Haunting Photo Series Shows What The “Ideal Female Body” Used To Look Like

by Brenda Pitt

Warning: This post may not be safe for work.

Images of idealized beauty permeate most of the media we consume, and it has for hundreds of years; throughout decades dominated by shifting aesthetics and beauty standards, the idea of the attractive female has taken numerous forms. Titian’s reclining Venus, for example, is shaped differently from the fashion models of today’s ad campaigns, and African diasporic art offers yet another ideal. More often than not, women who don’t fit the mould of the day are excluded, judged, and made to feel less-than. 


With Unadorned, the photographer Julia Fullerton-Batten hopes to recall the classical vision of the female body, one dominated by soft curves, accentuated dreamy candle-light. She explains, “I […] wanted to photograph people who are labeled as ‘fat’ as judged by today’s society.” Asking both men and women to strip before her dreamy lens, she hopes to invite a dialogue on what we consider beautiful and worthy of artistic rendering.


Inspired by the 15th-17th century masters’ return to classical aesthetics, Fullerton-Batten celebrates human anatomy and sensuality. Like Michelangelo, she accentuates and exaggerates luxurious, sensual parts of the body with lighting and draped jewelry: the breasts, the midsection, the buttocks gleam under her lighting. Her magnificent, Rembrandt-esque tones and her subjects’ marvelous poses serve to further accentuate the elegant foreshortening of the body. A house, open books, and a staircase shrink in the context of a glorious, lounging female. Natural elements like lemons and ripened fruit mirror the curvatures of the human body.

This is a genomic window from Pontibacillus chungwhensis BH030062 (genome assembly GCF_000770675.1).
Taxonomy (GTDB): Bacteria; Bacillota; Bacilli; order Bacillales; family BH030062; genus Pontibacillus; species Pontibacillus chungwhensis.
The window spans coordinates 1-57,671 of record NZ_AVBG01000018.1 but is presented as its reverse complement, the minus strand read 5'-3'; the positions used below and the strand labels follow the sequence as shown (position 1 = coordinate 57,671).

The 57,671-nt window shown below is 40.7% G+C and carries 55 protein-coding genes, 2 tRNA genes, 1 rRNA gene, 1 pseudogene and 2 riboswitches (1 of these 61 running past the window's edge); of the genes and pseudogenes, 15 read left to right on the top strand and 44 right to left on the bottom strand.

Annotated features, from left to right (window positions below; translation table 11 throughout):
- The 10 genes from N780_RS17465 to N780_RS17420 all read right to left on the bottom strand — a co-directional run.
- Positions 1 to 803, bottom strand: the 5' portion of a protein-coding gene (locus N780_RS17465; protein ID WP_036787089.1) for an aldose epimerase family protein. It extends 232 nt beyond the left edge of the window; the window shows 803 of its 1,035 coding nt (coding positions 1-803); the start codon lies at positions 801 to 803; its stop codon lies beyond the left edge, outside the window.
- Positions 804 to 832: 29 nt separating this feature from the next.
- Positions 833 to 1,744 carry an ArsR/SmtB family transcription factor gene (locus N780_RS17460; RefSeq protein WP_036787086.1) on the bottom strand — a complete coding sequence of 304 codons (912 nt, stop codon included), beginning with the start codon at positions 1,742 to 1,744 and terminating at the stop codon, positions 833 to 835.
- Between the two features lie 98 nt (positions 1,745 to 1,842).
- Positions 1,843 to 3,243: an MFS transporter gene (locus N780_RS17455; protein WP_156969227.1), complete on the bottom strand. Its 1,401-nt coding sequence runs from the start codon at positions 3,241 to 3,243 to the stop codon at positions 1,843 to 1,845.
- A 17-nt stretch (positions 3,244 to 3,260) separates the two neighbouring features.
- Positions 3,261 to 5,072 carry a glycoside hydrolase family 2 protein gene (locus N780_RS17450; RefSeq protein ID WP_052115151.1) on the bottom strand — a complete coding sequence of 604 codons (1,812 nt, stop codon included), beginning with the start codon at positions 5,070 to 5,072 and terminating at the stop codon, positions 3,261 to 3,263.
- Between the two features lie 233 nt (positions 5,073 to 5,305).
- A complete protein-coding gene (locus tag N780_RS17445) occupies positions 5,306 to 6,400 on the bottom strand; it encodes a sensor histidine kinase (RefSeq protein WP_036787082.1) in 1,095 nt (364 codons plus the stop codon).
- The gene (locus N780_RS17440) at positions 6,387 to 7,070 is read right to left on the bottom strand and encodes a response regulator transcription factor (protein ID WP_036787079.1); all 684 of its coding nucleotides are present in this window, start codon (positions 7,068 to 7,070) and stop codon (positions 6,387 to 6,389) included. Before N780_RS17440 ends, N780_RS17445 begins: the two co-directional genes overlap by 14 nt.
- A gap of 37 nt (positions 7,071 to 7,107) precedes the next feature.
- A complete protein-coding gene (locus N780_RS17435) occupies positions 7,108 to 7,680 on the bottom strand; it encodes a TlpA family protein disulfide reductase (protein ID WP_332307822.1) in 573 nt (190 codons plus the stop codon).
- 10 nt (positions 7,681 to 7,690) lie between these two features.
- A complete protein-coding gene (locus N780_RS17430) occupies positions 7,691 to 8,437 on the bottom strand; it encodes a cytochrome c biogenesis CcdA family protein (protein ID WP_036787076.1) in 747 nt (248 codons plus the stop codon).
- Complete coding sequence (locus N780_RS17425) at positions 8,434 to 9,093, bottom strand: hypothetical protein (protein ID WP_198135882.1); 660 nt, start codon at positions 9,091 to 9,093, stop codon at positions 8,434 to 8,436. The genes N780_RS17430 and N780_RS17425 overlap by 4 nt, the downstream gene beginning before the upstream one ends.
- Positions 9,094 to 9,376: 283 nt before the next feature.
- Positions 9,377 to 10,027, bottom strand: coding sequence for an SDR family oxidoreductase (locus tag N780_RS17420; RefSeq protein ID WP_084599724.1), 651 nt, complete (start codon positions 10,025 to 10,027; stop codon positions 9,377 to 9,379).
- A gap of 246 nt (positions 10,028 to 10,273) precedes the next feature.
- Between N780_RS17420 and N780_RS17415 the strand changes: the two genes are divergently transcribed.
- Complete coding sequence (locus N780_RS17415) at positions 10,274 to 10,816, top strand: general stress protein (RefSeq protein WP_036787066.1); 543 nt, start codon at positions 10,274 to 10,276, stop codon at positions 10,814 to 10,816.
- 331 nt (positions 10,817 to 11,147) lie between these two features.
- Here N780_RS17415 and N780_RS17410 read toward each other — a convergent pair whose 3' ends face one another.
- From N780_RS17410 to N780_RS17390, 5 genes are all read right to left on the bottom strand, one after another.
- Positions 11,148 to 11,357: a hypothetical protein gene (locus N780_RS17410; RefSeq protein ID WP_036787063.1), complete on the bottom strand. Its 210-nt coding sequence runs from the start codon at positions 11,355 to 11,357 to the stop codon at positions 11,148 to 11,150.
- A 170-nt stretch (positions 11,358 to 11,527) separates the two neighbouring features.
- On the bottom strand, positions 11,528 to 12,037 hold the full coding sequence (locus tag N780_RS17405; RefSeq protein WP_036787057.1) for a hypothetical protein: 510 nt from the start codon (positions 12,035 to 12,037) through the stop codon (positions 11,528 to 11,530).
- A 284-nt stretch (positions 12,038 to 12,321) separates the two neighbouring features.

As with the works of Titian and his contemporaries, mirrors and the larger concept of self-perception play a role in the humanist idea of identity. Before Fullerton-Batten’s lens, these woman and men come face with their own nakedness, and they assert themselves, engaging in a sensual form of self-actualization. For the artist, the series showcases the strength of the individual in the face of societal expectations; her subjects radiate “self-confidence [… and] accept their bodies as nature intended them to be.” She explains, “They are honest to themselves in a world too often dominated by manipulated beauty.”


No matter the beauty ideal to which a society subscribes, our bodies, resplendent in their diversity, are our own. Each and every one is miraculously capable of expressing and embracing desire. Fullerton-Batten’s deeply human images need not apply only to her specific subjects, for within all bodies and all body types, there lies an irreverent individuality and potential celebration of the self. More than a validation of one body over another, Fullerton-Batten’s work should be an affirmation of all our shapes, reminding us that any single “beauty ideal” is arbitrary and often damaging. 

Thanks to Beautiful/Decay

Published April 23, 2014

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